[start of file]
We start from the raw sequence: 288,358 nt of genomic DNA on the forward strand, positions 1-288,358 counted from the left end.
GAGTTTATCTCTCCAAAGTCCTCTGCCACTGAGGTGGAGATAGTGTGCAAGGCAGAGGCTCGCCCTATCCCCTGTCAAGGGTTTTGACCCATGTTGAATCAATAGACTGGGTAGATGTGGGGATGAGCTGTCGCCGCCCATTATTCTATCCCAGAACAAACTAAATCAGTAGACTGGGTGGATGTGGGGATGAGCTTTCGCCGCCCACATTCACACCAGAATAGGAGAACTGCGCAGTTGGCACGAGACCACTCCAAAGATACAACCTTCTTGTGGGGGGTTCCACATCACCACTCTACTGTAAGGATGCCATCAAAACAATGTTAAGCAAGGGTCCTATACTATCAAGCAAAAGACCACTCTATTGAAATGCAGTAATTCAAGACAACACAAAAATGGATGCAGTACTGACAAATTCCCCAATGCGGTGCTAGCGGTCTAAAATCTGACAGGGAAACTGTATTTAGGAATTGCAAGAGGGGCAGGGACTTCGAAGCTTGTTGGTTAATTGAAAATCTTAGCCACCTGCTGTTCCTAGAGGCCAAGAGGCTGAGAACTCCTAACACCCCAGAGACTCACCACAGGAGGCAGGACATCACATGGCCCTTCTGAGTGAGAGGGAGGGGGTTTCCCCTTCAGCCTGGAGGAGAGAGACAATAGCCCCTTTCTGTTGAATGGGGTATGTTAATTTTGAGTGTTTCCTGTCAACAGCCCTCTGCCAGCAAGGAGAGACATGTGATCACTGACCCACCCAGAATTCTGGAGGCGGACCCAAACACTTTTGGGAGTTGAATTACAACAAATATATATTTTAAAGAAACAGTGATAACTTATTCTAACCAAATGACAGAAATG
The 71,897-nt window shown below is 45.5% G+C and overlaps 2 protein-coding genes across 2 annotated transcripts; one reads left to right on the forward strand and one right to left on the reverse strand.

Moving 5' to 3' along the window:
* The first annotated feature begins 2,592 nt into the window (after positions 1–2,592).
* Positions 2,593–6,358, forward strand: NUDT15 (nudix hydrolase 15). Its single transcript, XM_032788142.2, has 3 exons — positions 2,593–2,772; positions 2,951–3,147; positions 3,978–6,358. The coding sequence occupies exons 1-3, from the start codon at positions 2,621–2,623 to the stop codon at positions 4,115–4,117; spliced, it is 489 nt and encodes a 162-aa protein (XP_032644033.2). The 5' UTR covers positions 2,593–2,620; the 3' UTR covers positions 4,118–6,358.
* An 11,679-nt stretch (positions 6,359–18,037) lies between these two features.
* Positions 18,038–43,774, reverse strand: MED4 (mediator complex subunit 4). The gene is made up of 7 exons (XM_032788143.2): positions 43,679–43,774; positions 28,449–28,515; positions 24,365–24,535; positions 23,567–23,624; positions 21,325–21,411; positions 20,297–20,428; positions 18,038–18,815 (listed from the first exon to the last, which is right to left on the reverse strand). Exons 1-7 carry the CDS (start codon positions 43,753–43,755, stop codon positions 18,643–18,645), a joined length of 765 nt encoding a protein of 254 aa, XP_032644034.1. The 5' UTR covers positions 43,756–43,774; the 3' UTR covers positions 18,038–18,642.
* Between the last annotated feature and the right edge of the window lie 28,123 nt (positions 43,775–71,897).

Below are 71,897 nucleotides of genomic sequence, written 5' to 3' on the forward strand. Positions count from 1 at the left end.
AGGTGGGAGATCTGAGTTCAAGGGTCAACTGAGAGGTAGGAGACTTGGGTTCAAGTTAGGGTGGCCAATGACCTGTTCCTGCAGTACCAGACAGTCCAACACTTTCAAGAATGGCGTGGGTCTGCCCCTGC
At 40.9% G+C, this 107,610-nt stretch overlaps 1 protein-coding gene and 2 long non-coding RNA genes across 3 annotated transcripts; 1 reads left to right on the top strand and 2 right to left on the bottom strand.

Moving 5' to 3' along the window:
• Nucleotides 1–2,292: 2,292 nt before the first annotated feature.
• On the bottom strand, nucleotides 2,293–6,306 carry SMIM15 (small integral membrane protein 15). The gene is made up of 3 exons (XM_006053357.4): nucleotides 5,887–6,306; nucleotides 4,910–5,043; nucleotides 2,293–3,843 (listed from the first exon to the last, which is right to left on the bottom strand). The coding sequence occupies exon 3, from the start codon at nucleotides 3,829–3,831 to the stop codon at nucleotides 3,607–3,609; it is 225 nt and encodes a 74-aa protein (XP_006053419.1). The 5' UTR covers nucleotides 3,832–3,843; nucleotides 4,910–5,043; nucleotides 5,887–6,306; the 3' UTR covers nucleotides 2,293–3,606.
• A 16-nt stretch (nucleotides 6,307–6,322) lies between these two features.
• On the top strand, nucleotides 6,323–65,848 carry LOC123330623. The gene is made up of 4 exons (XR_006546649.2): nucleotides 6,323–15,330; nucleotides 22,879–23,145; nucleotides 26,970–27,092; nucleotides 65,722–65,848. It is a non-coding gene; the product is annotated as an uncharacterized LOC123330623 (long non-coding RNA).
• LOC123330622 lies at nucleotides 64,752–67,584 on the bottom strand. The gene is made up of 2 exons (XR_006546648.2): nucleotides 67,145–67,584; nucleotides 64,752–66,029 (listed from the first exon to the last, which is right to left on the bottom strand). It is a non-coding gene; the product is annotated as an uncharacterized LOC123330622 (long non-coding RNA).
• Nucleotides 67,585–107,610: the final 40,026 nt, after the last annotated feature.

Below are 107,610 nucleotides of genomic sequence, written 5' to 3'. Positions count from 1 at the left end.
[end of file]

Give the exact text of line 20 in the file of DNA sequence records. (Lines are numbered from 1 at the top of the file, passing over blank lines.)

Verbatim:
Below are 107,610 nucleotides of genomic sequence, written 5' to 3'. Positions count from 1 at the left end.